April 2011

Sesame Rice Krispy Treats

Tuesday, Apr 12 2011 Cooking!

Like many nostalgic treats from childhood, the classic rice krispy treat sounds good in theory, but—highly processed and loaded with preservatives—is sorely lacking in ingredients befitting a healthy body.

But what if rice krispy treats were made out of… brown rice krispies from the co-op and creamy almond butter instead of yellow dyed margarine and horse hooves? I figured we could give these nostalgic treats a bit of an upgrade, and—on a sesame kick of late—make them even better with the addition of toasted sesame seeds. Here we have a nutty and crunchy treat to satisfy your sweet tooth. If toasted sesame isn’t your jam, just replace the sesame seeds with 1/4 cup toasted coconut or chocolate chips.

2 Tbls coconut oil (or butter)
3/4 cup almond butter (sub up to 1/4 cup tahini for extra sesame flavor)
3/4 cup agave nectar
1 Tbsp. vanilla
1 tsp. almond extract
1/4 cup toasted sesame seeds
1/4 cup sliced almonds (or other chopped nut)
5 cups brown rice crispy treats (in bulk at your fave co-op)

Combine coconut oil, nut butter and liquid ingredients in saucepan over medium heat, stirring frequently until uniform and glossy. Allow to cool slightly before pouring over brown rice krispies, nuts, and sesame seeds.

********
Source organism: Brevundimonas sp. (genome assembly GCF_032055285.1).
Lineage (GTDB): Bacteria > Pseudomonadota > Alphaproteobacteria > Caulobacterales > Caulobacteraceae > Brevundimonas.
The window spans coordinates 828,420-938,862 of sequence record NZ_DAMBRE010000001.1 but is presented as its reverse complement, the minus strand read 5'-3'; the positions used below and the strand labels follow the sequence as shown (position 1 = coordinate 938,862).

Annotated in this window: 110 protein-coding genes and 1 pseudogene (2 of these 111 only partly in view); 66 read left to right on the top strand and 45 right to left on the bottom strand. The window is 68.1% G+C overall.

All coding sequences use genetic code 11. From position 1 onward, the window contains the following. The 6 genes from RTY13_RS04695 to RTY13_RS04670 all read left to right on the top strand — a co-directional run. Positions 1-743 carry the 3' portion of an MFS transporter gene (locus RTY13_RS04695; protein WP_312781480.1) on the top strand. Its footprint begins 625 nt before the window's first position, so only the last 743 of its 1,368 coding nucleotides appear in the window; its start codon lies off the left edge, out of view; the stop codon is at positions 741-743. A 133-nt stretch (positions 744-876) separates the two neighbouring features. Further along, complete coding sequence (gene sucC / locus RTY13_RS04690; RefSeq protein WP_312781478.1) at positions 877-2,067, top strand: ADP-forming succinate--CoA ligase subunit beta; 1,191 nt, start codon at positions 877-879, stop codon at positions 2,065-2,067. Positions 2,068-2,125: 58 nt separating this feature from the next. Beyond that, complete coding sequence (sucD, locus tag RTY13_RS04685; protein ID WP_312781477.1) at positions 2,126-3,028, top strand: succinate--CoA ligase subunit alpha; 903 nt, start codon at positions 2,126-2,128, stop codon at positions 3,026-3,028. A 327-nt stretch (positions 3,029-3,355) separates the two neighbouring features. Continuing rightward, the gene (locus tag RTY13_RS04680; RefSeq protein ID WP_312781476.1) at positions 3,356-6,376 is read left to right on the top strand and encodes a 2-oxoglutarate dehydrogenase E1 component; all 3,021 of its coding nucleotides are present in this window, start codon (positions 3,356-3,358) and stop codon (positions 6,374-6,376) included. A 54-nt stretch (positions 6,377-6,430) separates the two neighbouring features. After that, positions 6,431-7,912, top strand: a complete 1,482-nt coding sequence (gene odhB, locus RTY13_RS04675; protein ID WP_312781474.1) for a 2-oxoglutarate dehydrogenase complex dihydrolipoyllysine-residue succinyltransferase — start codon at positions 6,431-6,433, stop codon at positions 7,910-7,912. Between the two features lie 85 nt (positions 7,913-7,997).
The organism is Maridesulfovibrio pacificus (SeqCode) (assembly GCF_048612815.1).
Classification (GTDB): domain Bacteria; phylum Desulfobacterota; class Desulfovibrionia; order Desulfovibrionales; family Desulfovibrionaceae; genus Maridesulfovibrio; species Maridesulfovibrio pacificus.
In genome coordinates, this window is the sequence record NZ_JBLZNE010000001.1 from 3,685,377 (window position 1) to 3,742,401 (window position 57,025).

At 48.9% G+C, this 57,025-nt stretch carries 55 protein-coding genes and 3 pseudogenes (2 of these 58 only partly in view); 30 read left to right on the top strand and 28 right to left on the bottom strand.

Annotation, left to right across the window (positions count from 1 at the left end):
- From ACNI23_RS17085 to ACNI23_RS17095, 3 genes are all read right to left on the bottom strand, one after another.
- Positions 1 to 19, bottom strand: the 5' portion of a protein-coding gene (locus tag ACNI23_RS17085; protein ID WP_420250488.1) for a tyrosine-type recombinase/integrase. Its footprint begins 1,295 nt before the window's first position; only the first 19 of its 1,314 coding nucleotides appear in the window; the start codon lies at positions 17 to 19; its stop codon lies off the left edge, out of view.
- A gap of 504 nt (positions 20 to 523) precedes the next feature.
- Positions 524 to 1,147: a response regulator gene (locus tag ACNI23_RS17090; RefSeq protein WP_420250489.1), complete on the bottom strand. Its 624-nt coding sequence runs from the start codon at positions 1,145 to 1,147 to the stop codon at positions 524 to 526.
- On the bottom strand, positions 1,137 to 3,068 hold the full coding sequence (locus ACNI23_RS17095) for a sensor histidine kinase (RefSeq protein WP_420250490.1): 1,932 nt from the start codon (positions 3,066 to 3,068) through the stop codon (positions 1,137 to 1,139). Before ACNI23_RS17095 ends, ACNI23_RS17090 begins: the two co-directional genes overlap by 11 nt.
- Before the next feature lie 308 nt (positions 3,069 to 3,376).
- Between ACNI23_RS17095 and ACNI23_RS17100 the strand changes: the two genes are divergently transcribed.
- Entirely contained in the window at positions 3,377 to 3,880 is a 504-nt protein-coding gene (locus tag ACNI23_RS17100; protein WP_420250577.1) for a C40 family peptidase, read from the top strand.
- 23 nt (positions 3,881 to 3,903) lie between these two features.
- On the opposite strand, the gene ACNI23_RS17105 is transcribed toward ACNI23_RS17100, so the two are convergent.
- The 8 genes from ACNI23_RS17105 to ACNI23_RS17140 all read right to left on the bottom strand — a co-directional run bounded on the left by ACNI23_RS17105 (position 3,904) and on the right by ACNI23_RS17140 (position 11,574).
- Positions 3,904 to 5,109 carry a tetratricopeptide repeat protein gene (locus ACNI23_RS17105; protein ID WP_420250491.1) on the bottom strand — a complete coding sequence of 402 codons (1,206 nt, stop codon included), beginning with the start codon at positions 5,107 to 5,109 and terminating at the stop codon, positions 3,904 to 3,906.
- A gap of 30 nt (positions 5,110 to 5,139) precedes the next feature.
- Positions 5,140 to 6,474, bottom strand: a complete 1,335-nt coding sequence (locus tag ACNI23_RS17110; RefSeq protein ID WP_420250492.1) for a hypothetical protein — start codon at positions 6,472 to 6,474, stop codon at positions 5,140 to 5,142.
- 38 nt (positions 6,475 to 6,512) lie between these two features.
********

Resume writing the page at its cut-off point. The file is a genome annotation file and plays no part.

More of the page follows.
Pour into greased 8 x 8 pyrex baking dish and flatten the top with your hands or the back of a spoon. Refrigerate for 4 hours to overnight to firm. Cut into squares.

Note: These don’t firm up in the same way as the original krispy treats, due to the absence of marshmallow, but keep these in the fridge and they’ll stick together just fine.

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Coconut/Milk Conversions

Saturday, Apr 9 2011 Cooking!

Ode to Canned Coconut Milk
Since going dairy-free, I’ve found canned coconut milk (what I like to call CCM) to be an indispensable substitute for cow’s milk. Coconut milk works nearly seamlessly in sweet recipes and handles most savory applications too, with a little flavor adjustment (salt, garlic, lemon, etc). And, as luck would have it, the substitution ratios are a snap to remember:

  • 1 part coconut milk = 1 part half & half
  • 1/2 part coconut milk + 1/2 part water = 1 part whole milk
  • 1/3 part coconut milk + 2/3 part water =  1 part 2% milk

Now, when I say “coconut milk”, I am referring to one product and one product only: the fatty kind that comes in a can. I’m not talking about coconut water (such as Vita Coco), I’m not talking about the fancy expensive stuff that comes in a milk carton that you put on your cereal, and I don’t mean low-fat canned coconut milk.

Choosy Lover
The Asian supermarket here in Portland boasts over a dozen unique kinds of CCM. The standard-fare supermarket usually as at least two options. Even our corner market has three different kinds. The choice of which is “the best” can be overwhelming. Your secret weapon in the canned coconut milk conundrum? Label reading.

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